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I'm creating a library that will be included as a jar, so it won't contain a main method. I'm wondering what is the best practice for bootstrapping Guice in this case. I have one top level singleton.

public class TestManager
{
    private TestManager()
    {
    }

    public static TestManager getInstance()
    {
        // construct and return singleton
    }

    public void createSomeObjects()
    {
    }

}

Where should I bootstrap Guice? I was thinking that in the constructor that I could call Guice.createInjector(new Module()); but it wouldn't inject any of the objects created in createSomeObjects().

Is there a common way to do this when you don't have a main method()?

Cheers.

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3 Answers 3

Much like logging configurations, if this is a true library then your options are pretty much this:

  • Tell the library user that they are responsible for bootstrapping Guice themselves.
  • Provide a library initialization method that takes care of bootstrapping Guice if they want to use your library

Trying to make the library super-smart to do self-configuration often ends up with somewhat inflexible, hard to test class hierarchies.

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5  
Giving your clients a Guice module might work nicely. –  Jesse Wilson Sep 29 '10 at 15:42
1  
+1 for super-smart self-configuration. Just think of how bad it went with Apache Commons Logging. –  Thorbjørn Ravn Andersen Oct 12 '10 at 11:18
    
@Jesse, I've never seen libraries that use Guice internally actually expose it to end-users. For example Maven and JIRA use IoC behind the scenes but they inject into your classes without you knowing which implementation they use. Exposing Guice sounds cleaner (if the user is comfortable with Guice) but I'm afraid it might scare users away (why else does no one else do it?). –  Gili Nov 15 '11 at 2:35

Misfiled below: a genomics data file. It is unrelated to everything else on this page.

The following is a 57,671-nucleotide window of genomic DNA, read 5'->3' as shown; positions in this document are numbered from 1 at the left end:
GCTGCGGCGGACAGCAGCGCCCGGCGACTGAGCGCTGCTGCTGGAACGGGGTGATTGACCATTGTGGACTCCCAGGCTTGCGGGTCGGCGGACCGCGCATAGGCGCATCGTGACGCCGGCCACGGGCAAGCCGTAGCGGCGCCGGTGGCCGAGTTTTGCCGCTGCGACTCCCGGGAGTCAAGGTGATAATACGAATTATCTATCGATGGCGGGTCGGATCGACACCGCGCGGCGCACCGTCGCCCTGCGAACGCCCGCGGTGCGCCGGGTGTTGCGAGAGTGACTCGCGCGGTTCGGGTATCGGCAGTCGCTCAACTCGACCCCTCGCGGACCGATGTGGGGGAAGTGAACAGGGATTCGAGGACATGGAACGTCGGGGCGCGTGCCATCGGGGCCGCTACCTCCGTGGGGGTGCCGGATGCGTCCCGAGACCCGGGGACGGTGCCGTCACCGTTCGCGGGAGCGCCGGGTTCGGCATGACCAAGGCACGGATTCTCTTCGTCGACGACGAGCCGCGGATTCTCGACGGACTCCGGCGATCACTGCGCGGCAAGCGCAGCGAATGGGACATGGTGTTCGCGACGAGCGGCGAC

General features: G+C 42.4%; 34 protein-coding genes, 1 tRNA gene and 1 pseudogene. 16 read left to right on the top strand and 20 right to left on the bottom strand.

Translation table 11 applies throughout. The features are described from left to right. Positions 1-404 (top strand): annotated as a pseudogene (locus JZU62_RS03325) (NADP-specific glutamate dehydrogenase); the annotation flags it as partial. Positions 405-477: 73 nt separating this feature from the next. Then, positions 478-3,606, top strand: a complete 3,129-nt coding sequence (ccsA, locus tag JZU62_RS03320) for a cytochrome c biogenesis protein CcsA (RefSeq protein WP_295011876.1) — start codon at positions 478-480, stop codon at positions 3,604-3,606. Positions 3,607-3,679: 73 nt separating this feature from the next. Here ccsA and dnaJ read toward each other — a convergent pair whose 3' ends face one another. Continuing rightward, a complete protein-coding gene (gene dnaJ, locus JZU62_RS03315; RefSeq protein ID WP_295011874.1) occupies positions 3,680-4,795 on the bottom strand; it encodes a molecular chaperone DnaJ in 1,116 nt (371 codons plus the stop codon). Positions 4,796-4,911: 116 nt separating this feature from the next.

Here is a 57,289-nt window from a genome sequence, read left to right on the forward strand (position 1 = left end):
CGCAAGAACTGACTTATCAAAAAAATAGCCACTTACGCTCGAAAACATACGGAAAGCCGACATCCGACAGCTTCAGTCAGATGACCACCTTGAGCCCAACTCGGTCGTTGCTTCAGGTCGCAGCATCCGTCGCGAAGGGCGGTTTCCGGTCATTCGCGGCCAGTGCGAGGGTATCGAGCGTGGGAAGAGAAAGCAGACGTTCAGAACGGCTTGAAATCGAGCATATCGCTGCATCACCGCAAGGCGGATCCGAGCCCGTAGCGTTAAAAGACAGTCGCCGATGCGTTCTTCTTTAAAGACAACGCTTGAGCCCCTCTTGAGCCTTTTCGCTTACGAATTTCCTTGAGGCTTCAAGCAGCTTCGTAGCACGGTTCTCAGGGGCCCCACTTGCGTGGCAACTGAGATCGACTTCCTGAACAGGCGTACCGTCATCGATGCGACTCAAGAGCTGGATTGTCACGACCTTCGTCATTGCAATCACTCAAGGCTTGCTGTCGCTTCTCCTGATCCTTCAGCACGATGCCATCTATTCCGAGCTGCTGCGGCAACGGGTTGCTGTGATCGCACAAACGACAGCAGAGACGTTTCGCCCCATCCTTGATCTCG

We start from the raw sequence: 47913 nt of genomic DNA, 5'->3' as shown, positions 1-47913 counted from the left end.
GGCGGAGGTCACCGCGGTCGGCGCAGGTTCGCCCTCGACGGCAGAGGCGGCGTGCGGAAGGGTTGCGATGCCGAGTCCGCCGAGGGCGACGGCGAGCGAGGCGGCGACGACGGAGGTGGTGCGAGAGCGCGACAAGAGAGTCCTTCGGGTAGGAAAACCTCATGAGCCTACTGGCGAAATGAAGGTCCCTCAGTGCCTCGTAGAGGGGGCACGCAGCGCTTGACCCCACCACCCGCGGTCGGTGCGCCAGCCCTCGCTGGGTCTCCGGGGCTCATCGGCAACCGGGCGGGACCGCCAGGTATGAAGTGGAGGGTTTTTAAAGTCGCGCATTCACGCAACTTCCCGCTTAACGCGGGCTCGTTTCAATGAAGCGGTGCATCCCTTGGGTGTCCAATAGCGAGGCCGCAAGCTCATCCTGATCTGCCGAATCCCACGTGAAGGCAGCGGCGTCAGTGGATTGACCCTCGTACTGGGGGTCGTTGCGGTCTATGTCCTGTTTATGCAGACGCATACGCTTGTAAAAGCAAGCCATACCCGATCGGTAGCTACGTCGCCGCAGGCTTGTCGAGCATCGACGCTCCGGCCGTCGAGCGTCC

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This is not what you should do, but what you could do:

Let key classes in your library extend or otherwise reference a class that initializes everything in a static block. This is a very dirty hack, but if you make sure your api can't be accessed without the classloader loading your initializer class you should be on the safe side.

You could make it a bit cleaner if you used AspectJ and injected a private Member of the initializer type into all classes in your library (without touching the java code), but it would still be a hack.

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If you're just using Guice in the scope of your library and not for the whole application then you could use a static block in the TestManager class.

This strategy assumes that the application is going to call TestManager.getInstance() at some point and that it is the only entry point into your API.

@Singleton
class TestManager {

  private static final TestManager INSTANCE;

  static {
    INSTANCE = Guice.createInjector(new Module()).getInstance(TestManager.class);
  }

  private TestManager() {
  }

  public static TestManager getInstance() {
      return INSTANCE;
  }

  @Inject
  public void createSomeObjects(YourDependencies ...) {
     // Do something with dependencies
  }
}
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